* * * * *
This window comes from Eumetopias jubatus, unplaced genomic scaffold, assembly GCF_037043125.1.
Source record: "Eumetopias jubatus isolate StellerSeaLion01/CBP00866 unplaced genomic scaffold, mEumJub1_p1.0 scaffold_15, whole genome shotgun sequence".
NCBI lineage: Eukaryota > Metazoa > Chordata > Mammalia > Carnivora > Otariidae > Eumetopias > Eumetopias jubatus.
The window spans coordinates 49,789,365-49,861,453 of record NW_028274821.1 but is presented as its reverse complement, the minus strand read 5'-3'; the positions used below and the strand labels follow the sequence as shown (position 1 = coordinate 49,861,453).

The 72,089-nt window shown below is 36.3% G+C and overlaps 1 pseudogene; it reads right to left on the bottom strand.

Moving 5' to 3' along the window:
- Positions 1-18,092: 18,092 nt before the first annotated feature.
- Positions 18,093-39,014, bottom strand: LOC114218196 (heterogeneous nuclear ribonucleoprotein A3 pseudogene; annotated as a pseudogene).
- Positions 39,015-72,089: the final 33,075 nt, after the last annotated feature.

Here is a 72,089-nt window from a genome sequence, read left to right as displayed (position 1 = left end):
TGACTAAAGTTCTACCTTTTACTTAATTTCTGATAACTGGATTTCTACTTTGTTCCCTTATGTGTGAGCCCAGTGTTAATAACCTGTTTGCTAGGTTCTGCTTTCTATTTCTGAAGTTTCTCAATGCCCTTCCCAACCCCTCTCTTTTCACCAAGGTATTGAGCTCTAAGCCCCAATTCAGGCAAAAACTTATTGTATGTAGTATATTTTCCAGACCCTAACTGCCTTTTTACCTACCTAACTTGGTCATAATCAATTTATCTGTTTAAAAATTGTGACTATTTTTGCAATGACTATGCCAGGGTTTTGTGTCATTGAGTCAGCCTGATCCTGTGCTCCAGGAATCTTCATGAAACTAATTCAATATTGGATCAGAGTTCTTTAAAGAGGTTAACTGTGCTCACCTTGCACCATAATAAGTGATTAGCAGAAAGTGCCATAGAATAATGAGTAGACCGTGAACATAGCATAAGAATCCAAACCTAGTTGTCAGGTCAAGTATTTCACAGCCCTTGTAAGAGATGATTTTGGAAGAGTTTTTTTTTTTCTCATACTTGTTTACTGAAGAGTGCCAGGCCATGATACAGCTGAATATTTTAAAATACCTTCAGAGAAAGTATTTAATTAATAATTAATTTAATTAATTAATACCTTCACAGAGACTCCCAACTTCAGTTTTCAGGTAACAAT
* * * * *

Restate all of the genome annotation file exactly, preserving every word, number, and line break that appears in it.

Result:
This window comes from Eumetopias jubatus, unplaced genomic scaffold, assembly GCF_037043125.1.
Source record: "Eumetopias jubatus isolate StellerSeaLion01/CBP00866 unplaced genomic scaffold, mEumJub1_p1.0 scaffold_15, whole genome shotgun sequence".
NCBI lineage: Eukaryota > Metazoa > Chordata > Mammalia > Carnivora > Otariidae > Eumetopias > Eumetopias jubatus.
The window spans coordinates 49,789,365-49,861,453 of record NW_028274821.1 but is presented as its reverse complement, the minus strand read 5'-3'; the positions used below and the strand labels follow the sequence as shown (position 1 = coordinate 49,861,453).

The 72,089-nt window shown below is 36.3% G+C and overlaps 1 pseudogene; it reads right to left on the bottom strand.

Moving 5' to 3' along the window:
- Positions 1-18,092: 18,092 nt before the first annotated feature.
- Positions 18,093-39,014, bottom strand: LOC114218196 (heterogeneous nuclear ribonucleoprotein A3 pseudogene; annotated as a pseudogene).
- Positions 39,015-72,089: the final 33,075 nt, after the last annotated feature.

Here is a 72,089-nt window from a genome sequence, read left to right as displayed (position 1 = left end):
TGACTAAAGTTCTACCTTTTACTTAATTTCTGATAACTGGATTTCTACTTTGTTCCCTTATGTGTGAGCCCAGTGTTAATAACCTGTTTGCTAGGTTCTGCTTTCTATTTCTGAAGTTTCTCAATGCCCTTCCCAACCCCTCTCTTTTCACCAAGGTATTGAGCTCTAAGCCCCAATTCAGGCAAAAACTTATTGTATGTAGTATATTTTCCAGACCCTAACTGCCTTTTTACCTACCTAACTTGGTCATAATCAATTTATCTGTTTAAAAATTGTGACTATTTTTGCAATGACTATGCCAGGGTTTTGTGTCATTGAGTCAGCCTGATCCTGTGCTCCAGGAATCTTCATGAAACTAATTCAATATTGGATCAGAGTTCTTTAAAGAGGTTAACTGTGCTCACCTTGCACCATAATAAGTGATTAGCAGAAAGTGCCATAGAATAATGAGTAGACCGTGAACATAGCATAAGAATCCAAACCTAGTTGTCAGGTCAAGTATTTCACAGCCCTTGTAAGAGATGATTTTGGAAGAGTTTTTTTTTTTCTCATACTTGTTTACTGAAGAGTGCCAGGCCATGATACAGCTGAATATTTTAAAATACCTTCAGAGAAAGTATTTAATTAATAATTAATTTAATTAATTAATACCTTCACAGAGACTCCCAACTTCAGTTTTCAGGTAACAAT